Wednesday, October 18, 2006
It's Less of a Riddle when you Know the Answer. Kinda.
The Riddle is Alison Croggon's follow-up to last year's The Naming. I find this series fascinating, in a non-traditionally fascinating way. It's taken no little musing for me to figure out why I feel this way. Ultimately, I've decided that it's because no matter how fantastical or monumental the happenings in the book are, it's handled in such a way that not only is it entirely believable, I start trying to fit the fantastic into my world. Which is weird. Even when you think nothing is happening, something is. It's just emotional or psychological. It's quiet. It's subtle. It's gripping. I literally can't put it down. I'm not quite sure how Croggon does it. I dig fantasy, but I don't normally go for the Epic stuff. For instance, I still haven't read any Robert Jordan. Which is apparently some sort of dire sin judging by the gasps I always hear when I admit to that. But jeez, I can't commit to that! And how boring would it be for all you who read this? (that's just a bad excuse I'm banking on to get me out of reading that series for a couple more years...)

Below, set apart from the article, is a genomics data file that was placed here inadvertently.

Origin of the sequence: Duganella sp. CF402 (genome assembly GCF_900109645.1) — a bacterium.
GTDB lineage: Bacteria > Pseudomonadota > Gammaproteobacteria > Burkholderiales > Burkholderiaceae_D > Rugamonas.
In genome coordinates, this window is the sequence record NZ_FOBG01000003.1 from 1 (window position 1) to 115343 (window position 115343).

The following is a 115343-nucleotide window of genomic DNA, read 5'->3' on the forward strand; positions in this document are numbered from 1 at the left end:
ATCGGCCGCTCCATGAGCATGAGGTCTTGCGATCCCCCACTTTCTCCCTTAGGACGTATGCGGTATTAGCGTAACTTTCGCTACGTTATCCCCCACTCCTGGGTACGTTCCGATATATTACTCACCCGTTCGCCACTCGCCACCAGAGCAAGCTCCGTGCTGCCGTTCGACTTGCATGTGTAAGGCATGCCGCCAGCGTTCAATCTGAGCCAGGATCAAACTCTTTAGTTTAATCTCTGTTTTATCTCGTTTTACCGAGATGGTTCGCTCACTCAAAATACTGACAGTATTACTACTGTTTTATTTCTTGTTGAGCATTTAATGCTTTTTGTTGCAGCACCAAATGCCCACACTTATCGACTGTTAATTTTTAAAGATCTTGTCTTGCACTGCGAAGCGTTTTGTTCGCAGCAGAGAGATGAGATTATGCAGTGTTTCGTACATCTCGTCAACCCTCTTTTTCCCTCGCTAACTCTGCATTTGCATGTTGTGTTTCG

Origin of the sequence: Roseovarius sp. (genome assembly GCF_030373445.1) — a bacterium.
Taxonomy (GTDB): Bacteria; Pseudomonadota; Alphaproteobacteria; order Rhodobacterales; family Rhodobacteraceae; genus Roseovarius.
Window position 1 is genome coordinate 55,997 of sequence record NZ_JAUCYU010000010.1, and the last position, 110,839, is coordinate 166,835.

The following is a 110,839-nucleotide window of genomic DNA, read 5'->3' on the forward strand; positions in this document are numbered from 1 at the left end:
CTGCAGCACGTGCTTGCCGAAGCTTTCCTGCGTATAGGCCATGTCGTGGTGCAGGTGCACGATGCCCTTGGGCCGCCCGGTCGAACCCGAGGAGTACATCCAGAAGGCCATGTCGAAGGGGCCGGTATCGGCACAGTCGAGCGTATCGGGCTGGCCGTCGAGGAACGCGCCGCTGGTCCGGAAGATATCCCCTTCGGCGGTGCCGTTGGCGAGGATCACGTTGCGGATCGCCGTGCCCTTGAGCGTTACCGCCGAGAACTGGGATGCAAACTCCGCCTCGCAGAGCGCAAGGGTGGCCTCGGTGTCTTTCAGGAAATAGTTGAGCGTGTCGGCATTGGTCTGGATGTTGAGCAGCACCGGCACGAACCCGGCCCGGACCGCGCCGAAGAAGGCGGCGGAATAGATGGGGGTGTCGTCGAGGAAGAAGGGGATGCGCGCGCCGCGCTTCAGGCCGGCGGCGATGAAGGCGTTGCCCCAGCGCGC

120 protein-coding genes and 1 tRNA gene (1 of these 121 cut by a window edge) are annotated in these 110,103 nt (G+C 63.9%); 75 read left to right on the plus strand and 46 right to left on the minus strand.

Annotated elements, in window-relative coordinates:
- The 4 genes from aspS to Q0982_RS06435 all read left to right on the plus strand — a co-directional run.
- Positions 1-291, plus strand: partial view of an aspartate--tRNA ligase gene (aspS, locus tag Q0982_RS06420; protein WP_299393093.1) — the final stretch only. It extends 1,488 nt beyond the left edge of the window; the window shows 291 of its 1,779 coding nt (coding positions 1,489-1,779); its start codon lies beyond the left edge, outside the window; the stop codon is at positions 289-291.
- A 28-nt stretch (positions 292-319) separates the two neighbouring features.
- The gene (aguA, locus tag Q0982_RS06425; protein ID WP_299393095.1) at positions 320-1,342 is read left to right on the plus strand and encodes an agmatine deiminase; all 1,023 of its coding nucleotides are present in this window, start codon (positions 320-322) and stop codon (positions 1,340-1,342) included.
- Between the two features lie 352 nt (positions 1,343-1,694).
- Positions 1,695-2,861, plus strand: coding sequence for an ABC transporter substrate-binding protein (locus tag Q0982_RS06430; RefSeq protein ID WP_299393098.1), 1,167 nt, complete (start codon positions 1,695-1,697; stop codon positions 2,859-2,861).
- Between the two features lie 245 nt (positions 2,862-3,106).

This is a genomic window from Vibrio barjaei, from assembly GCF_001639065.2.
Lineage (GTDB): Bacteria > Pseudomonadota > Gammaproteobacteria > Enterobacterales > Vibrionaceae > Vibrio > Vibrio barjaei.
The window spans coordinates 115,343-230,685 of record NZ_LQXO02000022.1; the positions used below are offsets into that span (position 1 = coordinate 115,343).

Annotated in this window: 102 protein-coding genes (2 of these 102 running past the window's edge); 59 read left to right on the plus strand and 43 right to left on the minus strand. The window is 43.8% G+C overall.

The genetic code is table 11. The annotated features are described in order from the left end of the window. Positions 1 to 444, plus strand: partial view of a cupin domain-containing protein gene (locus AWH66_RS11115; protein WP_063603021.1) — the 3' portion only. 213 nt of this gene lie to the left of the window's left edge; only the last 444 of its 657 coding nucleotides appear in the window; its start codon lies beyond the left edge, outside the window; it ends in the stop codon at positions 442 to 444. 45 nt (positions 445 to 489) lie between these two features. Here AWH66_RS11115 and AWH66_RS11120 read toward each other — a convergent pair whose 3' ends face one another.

You've got your typical orphan, Maerad, born with extraordinary power and destined to save the world from evil. There's one of those prophecies, which naturally leads to the quest we began in the first book. Now Maerad and her mentor have been ruled outlaws, which makes their quest just that much more difficult. Which is just what they need on top of the Storm Dogs, Abominable Snow-Creatures, and that normal teen girl surly-ness.
It's pretty much the standard epic fantasy plot. In fact, it sounds rather ordinary when I break it down like that. There are some rather predictable elements, but it's the journey, right?
Read it when warm, as there is a whole lot of snow and cold. Word of advise - don't get too attached to anyone; Croggon seems to think that killing off everyone Maerad loves makes her stronger.